One is the loneliest number even in the world of chickens.
Chickens have a social order within their flock that is much like a family. Each chicken takes on a role in the flock, which is the basis for the pecking order. This starts even as chicks and once established, makes for a peaceful coop.
The top rooster or hen watches out for predators, finds food sources and eats and drinks first before those that are weaker and lower in the hierarchy.
All chickens have a role and make relationships with other members of the flock. You will find them dust bathing, roosting, and even snuggling together in pairs and sets of three.
Therefore, a lone chicken has no emotional or physical support without fellow feathered friends and becomes bored and lonely, which in turn causes stress, and affects not only their egg-laying but also can shorten their lifespan.
Predator Risks to one lone chicken
Other dangers for just one chicken include a higher risk of death from a predator, struggles in winter time and turning to a human to be their flockmate.
Predators are one of the constant dangers for any chicken, and when they are all alone, it presents even more hazard for them. There is strength in numbers, to not only recognize and sound the alarm when danger is near but also to defend themselves against that predator.
Warmth in the winter months
In the long months of winter, multiple chickens roost together to stay warm. You may find two hens in a nesting box or the head of one hen under the fluff of another hen’s body to keep warm. A lone chicken doesn’t have that protection and is more likely to suffer in the cold.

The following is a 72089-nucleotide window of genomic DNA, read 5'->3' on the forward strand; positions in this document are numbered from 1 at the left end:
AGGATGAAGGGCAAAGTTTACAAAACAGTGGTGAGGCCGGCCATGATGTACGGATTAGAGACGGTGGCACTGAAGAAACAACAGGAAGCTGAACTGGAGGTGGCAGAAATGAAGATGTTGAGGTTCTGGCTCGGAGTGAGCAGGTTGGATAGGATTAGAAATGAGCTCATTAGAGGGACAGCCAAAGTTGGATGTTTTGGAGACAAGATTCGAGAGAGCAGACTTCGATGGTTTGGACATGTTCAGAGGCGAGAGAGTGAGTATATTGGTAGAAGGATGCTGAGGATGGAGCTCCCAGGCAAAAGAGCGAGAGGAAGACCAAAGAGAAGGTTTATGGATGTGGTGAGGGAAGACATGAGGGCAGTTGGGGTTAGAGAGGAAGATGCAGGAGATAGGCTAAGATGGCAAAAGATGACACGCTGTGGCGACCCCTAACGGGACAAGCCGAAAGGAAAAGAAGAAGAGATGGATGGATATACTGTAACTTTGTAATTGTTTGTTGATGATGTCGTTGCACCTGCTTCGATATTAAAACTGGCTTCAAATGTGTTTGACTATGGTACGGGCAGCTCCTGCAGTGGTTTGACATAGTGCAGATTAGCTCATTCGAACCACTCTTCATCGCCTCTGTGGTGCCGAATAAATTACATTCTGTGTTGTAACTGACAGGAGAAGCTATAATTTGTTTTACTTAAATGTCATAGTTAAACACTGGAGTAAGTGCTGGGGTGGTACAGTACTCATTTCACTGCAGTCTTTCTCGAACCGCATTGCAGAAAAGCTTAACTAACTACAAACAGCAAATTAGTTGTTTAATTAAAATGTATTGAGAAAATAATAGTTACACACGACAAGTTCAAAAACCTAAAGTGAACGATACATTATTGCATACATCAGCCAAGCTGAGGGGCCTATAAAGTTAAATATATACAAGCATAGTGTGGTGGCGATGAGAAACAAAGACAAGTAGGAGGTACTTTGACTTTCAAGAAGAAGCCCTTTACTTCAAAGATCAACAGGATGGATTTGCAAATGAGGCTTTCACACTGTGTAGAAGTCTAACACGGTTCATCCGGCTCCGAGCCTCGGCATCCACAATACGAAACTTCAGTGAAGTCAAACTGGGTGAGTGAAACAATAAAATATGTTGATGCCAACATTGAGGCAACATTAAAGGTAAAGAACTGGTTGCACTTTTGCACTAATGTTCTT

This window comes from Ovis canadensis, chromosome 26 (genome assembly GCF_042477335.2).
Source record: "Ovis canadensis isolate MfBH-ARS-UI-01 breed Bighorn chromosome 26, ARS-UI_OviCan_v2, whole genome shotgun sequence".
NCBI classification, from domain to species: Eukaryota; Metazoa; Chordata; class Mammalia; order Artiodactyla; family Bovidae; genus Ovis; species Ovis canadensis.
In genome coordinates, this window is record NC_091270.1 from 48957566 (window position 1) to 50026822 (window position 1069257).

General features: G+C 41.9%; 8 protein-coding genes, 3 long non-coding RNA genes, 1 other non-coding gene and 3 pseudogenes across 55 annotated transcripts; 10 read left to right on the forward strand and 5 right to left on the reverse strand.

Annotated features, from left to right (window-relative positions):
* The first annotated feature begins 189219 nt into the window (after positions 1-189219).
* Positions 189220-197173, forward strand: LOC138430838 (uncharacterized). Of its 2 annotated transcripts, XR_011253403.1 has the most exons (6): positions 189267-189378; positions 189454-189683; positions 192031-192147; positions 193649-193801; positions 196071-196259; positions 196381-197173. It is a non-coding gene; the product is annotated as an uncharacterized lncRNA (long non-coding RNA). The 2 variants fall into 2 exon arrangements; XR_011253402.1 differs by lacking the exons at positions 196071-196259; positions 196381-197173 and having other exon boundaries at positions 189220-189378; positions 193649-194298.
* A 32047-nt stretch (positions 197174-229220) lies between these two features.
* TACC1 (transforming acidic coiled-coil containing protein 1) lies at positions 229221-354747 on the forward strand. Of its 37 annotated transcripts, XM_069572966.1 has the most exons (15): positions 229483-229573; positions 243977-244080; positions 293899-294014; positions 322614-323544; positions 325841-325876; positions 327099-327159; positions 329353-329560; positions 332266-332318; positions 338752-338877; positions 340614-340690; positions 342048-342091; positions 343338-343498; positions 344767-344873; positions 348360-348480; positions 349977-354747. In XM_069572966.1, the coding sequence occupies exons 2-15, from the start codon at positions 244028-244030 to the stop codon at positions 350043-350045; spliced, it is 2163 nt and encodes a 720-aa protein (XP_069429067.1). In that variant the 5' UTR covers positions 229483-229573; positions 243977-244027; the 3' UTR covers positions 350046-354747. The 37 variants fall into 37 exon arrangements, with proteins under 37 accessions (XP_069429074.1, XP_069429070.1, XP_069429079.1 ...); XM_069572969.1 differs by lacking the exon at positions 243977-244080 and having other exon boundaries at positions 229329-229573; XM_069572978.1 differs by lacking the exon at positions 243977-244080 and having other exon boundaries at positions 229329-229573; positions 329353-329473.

A chicken without a flock puts the job of flockmate to the human owner or owners. Although having only one chicken to take care of may seem more straightforward, it is a disadvantage to the chicken. Chickens have their own language, and as far as I know, they don’t teach that on Duo Lingo. Couple that with the lack of emotional support of having a feathered BFF, it increases loneliness and leads to poor quality of life.
What is the magic number of chickens if you want a small flock?
The smallest ideal flock size is three hens for not only egg production but also in case one of them becomes sick or dies, it always leaves two together.
If you find yourself with only one chicken, what should you do?
The best option is to get some flock mates ASAP.
Until then, you will need to find adequate protection for your hen, some people opt to bring them in the house, but a predator proof cage works just as well. Plan some entertainment for your chicken by putting new things to eat in the cage or by moving it around to different areas.
How to Introduce Chickens to Each Other
When the happy day arrives that you have found a couple of flockmates for your chicken, it is best to follow some rules to keep the “bullying” down in the coop.
First, it is best to quarantine the hens for a few days and/or have it checked by your vet to make sure they are healthy before introducing them to your coop.
Then place them in a smaller pen inside of the coop so they can get to know each other before they can physically peck at each other.
For an in-depth article on introducing chickens to each other, check out our post on the topic!
Make some Coop Changes
Make sure to provide new places to roost, additional water and food dishes and places for the chickens to hide such as a stack of branches for the new coop mates until they are all settled into their pecking order.
You will find that having three or more chickens will not only bring Egg-tra joy to their life but yours as well.
Do you have a set of BFF chickens? Share your photo of them below.